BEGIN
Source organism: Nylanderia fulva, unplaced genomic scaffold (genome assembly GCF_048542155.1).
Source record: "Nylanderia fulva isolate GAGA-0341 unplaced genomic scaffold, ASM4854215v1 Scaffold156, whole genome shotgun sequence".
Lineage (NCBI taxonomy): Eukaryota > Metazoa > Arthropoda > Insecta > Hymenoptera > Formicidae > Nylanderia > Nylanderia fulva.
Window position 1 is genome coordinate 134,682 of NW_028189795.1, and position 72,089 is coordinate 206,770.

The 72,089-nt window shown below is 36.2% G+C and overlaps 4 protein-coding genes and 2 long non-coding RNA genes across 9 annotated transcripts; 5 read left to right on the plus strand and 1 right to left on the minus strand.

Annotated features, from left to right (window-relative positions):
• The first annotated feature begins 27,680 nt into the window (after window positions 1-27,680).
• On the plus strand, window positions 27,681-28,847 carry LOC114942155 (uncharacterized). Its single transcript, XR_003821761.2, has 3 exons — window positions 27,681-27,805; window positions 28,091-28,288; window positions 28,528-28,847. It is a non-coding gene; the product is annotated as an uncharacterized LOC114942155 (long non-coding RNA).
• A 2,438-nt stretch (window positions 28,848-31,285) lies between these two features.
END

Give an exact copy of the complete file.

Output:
Source organism: Nylanderia fulva, unplaced genomic scaffold (genome assembly GCF_048542155.1).
Source record: "Nylanderia fulva isolate GAGA-0341 unplaced genomic scaffold, ASM4854215v1 Scaffold156, whole genome shotgun sequence".
Lineage (NCBI taxonomy): Eukaryota > Metazoa > Arthropoda > Insecta > Hymenoptera > Formicidae > Nylanderia > Nylanderia fulva.
Window position 1 is genome coordinate 134,682 of NW_028189795.1, and position 72,089 is coordinate 206,770.

The 72,089-nt window shown below is 36.2% G+C and overlaps 4 protein-coding genes and 2 long non-coding RNA genes across 9 annotated transcripts; 5 read left to right on the plus strand and 1 right to left on the minus strand.

Annotated features, from left to right (window-relative positions):
• The first annotated feature begins 27,680 nt into the window (after window positions 1-27,680).
• On the plus strand, window positions 27,681-28,847 carry LOC114942155 (uncharacterized). Its single transcript, XR_003821761.2, has 3 exons — window positions 27,681-27,805; window positions 28,091-28,288; window positions 28,528-28,847. It is a non-coding gene; the product is annotated as an uncharacterized LOC114942155 (long non-coding RNA).
• A 2,438-nt stretch (window positions 28,848-31,285) lies between these two features.